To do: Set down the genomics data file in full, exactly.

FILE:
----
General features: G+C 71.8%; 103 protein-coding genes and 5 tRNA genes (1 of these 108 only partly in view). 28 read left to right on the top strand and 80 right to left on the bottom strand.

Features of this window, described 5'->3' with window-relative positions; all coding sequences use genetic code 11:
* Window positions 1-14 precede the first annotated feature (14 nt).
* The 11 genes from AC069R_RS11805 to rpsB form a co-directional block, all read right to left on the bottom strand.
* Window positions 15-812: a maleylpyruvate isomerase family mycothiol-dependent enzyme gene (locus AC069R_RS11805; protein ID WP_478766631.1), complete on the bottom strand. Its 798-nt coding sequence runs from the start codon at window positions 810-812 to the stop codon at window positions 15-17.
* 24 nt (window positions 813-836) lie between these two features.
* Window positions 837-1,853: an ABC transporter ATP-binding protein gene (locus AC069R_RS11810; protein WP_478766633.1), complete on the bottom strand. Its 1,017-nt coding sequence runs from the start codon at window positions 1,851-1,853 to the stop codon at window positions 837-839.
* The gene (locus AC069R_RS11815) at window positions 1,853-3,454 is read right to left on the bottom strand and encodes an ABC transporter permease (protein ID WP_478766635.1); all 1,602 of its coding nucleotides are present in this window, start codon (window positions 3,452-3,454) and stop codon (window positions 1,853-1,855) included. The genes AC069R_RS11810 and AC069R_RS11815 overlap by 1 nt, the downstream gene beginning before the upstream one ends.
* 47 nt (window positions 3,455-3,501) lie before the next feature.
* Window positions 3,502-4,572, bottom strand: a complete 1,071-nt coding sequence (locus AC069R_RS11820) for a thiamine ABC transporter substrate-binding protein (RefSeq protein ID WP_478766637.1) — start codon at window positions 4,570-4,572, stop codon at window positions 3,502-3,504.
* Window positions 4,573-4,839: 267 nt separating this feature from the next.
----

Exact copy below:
General features: G+C 71.8%; 103 protein-coding genes and 5 tRNA genes (1 of these 108 only partly in view). 28 read left to right on the top strand and 80 right to left on the bottom strand.

Features of this window, described 5'->3' with window-relative positions; all coding sequences use genetic code 11:
* Window positions 1-14 precede the first annotated feature (14 nt).
* The 11 genes from AC069R_RS11805 to rpsB form a co-directional block, all read right to left on the bottom strand.
* Window positions 15-812: a maleylpyruvate isomerase family mycothiol-dependent enzyme gene (locus AC069R_RS11805; protein ID WP_478766631.1), complete on the bottom strand. Its 798-nt coding sequence runs from the start codon at window positions 810-812 to the stop codon at window positions 15-17.
* 24 nt (window positions 813-836) lie between these two features.
* Window positions 837-1,853: an ABC transporter ATP-binding protein gene (locus AC069R_RS11810; protein WP_478766633.1), complete on the bottom strand. Its 1,017-nt coding sequence runs from the start codon at window positions 1,851-1,853 to the stop codon at window positions 837-839.
* The gene (locus AC069R_RS11815) at window positions 1,853-3,454 is read right to left on the bottom strand and encodes an ABC transporter permease (protein ID WP_478766635.1); all 1,602 of its coding nucleotides are present in this window, start codon (window positions 3,452-3,454) and stop codon (window positions 1,853-1,855) included. The genes AC069R_RS11810 and AC069R_RS11815 overlap by 1 nt, the downstream gene beginning before the upstream one ends.
* 47 nt (window positions 3,455-3,501) lie before the next feature.
* Window positions 3,502-4,572, bottom strand: a complete 1,071-nt coding sequence (locus AC069R_RS11820) for a thiamine ABC transporter substrate-binding protein (RefSeq protein ID WP_478766637.1) — start codon at window positions 4,570-4,572, stop codon at window positions 3,502-3,504.
* Window positions 4,573-4,839: 267 nt separating this feature from the next.